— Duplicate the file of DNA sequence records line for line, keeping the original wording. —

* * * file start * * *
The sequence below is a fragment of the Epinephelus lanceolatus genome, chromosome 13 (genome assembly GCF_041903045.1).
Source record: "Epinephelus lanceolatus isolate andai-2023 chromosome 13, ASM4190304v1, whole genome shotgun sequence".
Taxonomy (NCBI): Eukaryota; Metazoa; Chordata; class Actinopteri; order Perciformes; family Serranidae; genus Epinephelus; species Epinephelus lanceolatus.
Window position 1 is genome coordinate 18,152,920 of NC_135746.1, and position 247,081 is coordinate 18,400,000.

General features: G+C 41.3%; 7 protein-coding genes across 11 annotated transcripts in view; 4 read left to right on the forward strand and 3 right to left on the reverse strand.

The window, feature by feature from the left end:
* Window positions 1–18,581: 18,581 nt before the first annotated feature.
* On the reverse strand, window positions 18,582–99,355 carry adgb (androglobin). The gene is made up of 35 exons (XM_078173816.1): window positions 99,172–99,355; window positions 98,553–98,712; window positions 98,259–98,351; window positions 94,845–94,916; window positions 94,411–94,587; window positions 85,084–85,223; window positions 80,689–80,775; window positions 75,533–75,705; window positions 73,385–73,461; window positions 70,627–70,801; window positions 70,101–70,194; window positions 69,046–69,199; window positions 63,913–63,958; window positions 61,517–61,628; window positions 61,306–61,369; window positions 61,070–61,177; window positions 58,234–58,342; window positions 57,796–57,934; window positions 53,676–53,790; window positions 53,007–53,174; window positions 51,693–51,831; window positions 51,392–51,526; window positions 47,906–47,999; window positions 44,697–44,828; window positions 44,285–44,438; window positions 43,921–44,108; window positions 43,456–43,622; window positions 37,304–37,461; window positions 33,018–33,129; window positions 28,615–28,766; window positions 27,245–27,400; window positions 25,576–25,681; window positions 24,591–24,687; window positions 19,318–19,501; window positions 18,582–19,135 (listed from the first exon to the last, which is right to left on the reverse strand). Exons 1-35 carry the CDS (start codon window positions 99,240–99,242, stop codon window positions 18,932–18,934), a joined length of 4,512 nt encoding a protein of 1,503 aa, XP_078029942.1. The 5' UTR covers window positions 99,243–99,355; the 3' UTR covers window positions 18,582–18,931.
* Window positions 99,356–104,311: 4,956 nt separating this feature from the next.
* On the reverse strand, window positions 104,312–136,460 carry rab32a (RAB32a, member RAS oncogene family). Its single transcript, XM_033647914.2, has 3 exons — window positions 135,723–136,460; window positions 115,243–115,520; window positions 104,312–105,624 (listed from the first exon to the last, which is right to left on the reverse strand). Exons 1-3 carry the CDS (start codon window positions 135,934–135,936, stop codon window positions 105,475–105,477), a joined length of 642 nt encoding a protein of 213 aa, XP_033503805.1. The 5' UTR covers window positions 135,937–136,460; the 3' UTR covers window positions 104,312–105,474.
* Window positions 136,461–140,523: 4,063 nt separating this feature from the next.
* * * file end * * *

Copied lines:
The sequence below is a fragment of the Epinephelus lanceolatus genome, chromosome 13 (genome assembly GCF_041903045.1).
Source record: "Epinephelus lanceolatus isolate andai-2023 chromosome 13, ASM4190304v1, whole genome shotgun sequence".
Taxonomy (NCBI): Eukaryota; Metazoa; Chordata; class Actinopteri; order Perciformes; family Serranidae; genus Epinephelus; species Epinephelus lanceolatus.
Window position 1 is genome coordinate 18,152,920 of NC_135746.1, and position 247,081 is coordinate 18,400,000.

General features: G+C 41.3%; 7 protein-coding genes across 11 annotated transcripts in view; 4 read left to right on the forward strand and 3 right to left on the reverse strand.

The window, feature by feature from the left end:
* Window positions 1–18,581: 18,581 nt before the first annotated feature.
* On the reverse strand, window positions 18,582–99,355 carry adgb (androglobin). The gene is made up of 35 exons (XM_078173816.1): window positions 99,172–99,355; window positions 98,553–98,712; window positions 98,259–98,351; window positions 94,845–94,916; window positions 94,411–94,587; window positions 85,084–85,223; window positions 80,689–80,775; window positions 75,533–75,705; window positions 73,385–73,461; window positions 70,627–70,801; window positions 70,101–70,194; window positions 69,046–69,199; window positions 63,913–63,958; window positions 61,517–61,628; window positions 61,306–61,369; window positions 61,070–61,177; window positions 58,234–58,342; window positions 57,796–57,934; window positions 53,676–53,790; window positions 53,007–53,174; window positions 51,693–51,831; window positions 51,392–51,526; window positions 47,906–47,999; window positions 44,697–44,828; window positions 44,285–44,438; window positions 43,921–44,108; window positions 43,456–43,622; window positions 37,304–37,461; window positions 33,018–33,129; window positions 28,615–28,766; window positions 27,245–27,400; window positions 25,576–25,681; window positions 24,591–24,687; window positions 19,318–19,501; window positions 18,582–19,135 (listed from the first exon to the last, which is right to left on the reverse strand). Exons 1-35 carry the CDS (start codon window positions 99,240–99,242, stop codon window positions 18,932–18,934), a joined length of 4,512 nt encoding a protein of 1,503 aa, XP_078029942.1. The 5' UTR covers window positions 99,243–99,355; the 3' UTR covers window positions 18,582–18,931.
* Window positions 99,356–104,311: 4,956 nt separating this feature from the next.
* On the reverse strand, window positions 104,312–136,460 carry rab32a (RAB32a, member RAS oncogene family). Its single transcript, XM_033647914.2, has 3 exons — window positions 135,723–136,460; window positions 115,243–115,520; window positions 104,312–105,624 (listed from the first exon to the last, which is right to left on the reverse strand). Exons 1-3 carry the CDS (start codon window positions 135,934–135,936, stop codon window positions 105,475–105,477), a joined length of 642 nt encoding a protein of 213 aa, XP_033503805.1. The 5' UTR covers window positions 135,937–136,460; the 3' UTR covers window positions 104,312–105,474.
* Window positions 136,461–140,523: 4,063 nt separating this feature from the next.